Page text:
Societal Expectations around Gender

Not education related, just FYI.

I didn’t change my last name when I got married. At the time I justified it by saying that I had done quite a few harp gigs with my last name as well as subbing in my school district. I didn’t want to lose connections who might look for me with that last name. (And in the late 1990’s it wasn’t quite as easy to find someone if their name changed.) Totally reasonable things to say.

But not the real reason. Now, 20+ years later, I can admit that I just didn’t want to change my name. I felt like I needed to explain why but really, I just wanted to keep my name. My husband was fine with my decision. If he hadn’t been, that would have been a red flag for me.

More than five years later when our first child was born, we discussed the last name we would give that child. My last name doesn’t hyphenate well (Orr sounding just like or) and we also thought if people all hyphenate it gets a bit complicated for the next generation. My husband felt strongly about our children having his last name. I didn’t. They have his.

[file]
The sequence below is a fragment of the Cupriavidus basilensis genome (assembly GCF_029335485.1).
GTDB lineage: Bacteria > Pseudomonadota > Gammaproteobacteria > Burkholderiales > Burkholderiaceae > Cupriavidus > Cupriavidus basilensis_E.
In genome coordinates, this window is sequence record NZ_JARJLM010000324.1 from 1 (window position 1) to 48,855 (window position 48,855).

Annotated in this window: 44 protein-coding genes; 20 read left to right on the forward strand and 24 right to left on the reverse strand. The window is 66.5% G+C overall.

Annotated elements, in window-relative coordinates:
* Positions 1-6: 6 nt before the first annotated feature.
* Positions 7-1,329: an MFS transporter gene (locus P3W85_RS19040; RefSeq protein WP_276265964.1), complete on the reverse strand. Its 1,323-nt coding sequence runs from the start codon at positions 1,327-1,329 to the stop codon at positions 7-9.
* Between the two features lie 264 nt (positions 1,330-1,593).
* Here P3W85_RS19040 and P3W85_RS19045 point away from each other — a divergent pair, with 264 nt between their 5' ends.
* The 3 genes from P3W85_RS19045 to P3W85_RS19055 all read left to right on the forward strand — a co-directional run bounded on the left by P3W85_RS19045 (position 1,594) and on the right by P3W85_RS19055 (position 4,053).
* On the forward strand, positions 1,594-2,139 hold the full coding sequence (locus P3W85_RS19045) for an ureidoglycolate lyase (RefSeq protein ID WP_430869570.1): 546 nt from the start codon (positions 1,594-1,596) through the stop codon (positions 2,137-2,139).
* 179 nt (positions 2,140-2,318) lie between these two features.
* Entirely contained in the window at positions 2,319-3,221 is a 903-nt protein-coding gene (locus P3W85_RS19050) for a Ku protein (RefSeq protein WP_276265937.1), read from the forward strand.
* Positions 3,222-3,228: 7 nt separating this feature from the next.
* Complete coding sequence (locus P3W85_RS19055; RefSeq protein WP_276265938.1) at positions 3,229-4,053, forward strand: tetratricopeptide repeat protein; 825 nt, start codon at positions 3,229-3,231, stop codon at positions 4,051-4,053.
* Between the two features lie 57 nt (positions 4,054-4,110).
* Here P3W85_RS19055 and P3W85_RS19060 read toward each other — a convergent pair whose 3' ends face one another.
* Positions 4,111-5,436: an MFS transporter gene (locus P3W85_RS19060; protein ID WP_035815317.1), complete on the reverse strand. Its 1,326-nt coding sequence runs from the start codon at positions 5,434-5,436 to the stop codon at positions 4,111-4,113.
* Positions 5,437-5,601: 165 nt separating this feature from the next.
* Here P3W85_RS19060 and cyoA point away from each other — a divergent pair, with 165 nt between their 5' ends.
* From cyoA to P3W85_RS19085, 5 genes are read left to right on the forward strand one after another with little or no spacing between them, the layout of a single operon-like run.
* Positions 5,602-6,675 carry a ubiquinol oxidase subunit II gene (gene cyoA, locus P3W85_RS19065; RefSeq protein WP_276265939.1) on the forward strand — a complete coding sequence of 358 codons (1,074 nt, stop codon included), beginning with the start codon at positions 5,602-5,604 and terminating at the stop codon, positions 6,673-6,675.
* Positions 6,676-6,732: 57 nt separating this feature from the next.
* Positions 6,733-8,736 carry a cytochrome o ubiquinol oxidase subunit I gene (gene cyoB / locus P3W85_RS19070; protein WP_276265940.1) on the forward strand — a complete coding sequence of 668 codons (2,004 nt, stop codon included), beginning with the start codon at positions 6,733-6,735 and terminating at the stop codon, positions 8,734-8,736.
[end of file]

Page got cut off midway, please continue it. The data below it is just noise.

We didn’t know when we made that decision that both of our children would be daughters. Both of whom, not surprisingly, are feminists (like their parents). Both tend to use their last name and mine all the time. The fact that they don’t legally have both names doesn’t stop them. I find it both silly and heartening.

I read this article a while back and have been thinking of it ever since.

Now I can admit to something I wasn’t even aware of back then: I wanted my children to have my last name simply because I wanted it. I can feel a tinge of shame at the brazenness of this desire, but that emotion is followed quickly by a stronger one—anger.

I feel I should note that when our first daughter was a baby I explained that I had to work because we needed my salary (at the time it was equal or more than my husband’s so the argument was strong). Again, looking back, I realize if it was important to me to stay home with my baby we could have made it work. I didn’t want to stay home. But I didn’t feel I could say that.

Me and our two girls when they were young. (They are now 16 and 12.)

It never ceases to amaze me to realize how much societal expectations and norms impact my decisions and my thinking.

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